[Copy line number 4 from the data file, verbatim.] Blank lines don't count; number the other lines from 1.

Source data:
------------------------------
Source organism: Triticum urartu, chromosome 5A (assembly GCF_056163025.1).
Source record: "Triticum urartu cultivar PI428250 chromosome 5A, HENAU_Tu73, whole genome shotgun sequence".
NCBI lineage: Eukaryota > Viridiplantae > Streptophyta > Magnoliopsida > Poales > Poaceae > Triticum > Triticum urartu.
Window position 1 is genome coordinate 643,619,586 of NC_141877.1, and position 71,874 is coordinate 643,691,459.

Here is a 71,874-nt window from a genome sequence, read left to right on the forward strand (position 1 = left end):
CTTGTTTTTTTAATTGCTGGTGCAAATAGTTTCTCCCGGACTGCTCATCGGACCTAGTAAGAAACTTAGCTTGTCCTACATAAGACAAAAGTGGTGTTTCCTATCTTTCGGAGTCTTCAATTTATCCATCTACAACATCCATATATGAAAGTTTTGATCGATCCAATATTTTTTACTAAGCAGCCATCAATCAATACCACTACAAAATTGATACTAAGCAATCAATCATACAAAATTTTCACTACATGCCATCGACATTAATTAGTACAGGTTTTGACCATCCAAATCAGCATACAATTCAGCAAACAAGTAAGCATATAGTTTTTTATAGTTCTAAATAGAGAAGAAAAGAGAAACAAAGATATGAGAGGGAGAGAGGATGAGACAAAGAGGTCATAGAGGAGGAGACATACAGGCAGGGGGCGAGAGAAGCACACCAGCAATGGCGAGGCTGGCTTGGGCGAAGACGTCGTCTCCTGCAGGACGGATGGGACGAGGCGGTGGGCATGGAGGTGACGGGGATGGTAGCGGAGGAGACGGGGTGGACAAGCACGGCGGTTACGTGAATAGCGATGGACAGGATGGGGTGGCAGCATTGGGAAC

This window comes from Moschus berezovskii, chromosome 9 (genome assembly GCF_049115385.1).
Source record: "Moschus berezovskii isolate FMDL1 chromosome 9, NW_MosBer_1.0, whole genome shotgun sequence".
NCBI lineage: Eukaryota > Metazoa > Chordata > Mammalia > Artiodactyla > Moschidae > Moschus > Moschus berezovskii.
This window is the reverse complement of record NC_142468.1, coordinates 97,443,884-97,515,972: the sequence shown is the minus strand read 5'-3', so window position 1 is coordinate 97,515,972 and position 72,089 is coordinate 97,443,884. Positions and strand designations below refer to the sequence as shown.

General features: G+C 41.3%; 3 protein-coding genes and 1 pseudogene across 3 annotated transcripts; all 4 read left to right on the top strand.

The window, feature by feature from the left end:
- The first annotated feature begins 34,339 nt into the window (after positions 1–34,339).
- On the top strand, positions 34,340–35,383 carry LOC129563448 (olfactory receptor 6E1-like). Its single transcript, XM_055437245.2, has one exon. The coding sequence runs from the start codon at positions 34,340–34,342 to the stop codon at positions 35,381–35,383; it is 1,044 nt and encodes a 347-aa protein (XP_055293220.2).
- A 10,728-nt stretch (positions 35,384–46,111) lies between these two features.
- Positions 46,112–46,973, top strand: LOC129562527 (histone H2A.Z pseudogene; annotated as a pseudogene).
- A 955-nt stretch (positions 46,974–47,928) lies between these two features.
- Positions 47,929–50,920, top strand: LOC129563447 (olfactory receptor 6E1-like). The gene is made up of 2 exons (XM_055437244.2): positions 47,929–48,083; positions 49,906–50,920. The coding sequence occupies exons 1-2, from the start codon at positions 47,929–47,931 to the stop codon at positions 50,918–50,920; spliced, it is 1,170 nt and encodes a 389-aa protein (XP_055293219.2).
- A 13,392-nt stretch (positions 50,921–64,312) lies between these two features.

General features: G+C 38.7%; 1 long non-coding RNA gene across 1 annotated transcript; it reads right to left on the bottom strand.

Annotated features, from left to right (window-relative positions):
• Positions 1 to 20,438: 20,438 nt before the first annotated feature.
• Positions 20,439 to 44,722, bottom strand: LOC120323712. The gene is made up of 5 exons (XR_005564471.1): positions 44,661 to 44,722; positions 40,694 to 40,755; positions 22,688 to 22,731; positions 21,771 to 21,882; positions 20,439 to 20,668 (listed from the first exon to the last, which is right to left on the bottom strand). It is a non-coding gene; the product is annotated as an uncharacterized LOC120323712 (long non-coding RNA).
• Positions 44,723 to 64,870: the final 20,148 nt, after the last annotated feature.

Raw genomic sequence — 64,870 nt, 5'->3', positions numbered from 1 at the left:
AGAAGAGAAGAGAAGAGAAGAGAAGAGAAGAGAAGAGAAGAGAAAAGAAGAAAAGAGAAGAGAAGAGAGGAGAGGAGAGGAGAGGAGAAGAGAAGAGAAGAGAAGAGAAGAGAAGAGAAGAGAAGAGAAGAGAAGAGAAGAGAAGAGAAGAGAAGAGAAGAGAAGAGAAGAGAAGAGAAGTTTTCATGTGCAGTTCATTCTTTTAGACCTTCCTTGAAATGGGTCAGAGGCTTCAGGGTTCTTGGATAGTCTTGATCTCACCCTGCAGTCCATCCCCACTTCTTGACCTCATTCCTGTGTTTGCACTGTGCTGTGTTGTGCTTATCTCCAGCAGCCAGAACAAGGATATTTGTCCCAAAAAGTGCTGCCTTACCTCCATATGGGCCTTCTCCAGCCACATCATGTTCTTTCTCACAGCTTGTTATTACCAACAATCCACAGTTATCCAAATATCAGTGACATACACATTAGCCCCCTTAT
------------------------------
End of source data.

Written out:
Window position 1 is genome coordinate 643,619,586 of NC_141877.1, and position 71,874 is coordinate 643,691,459.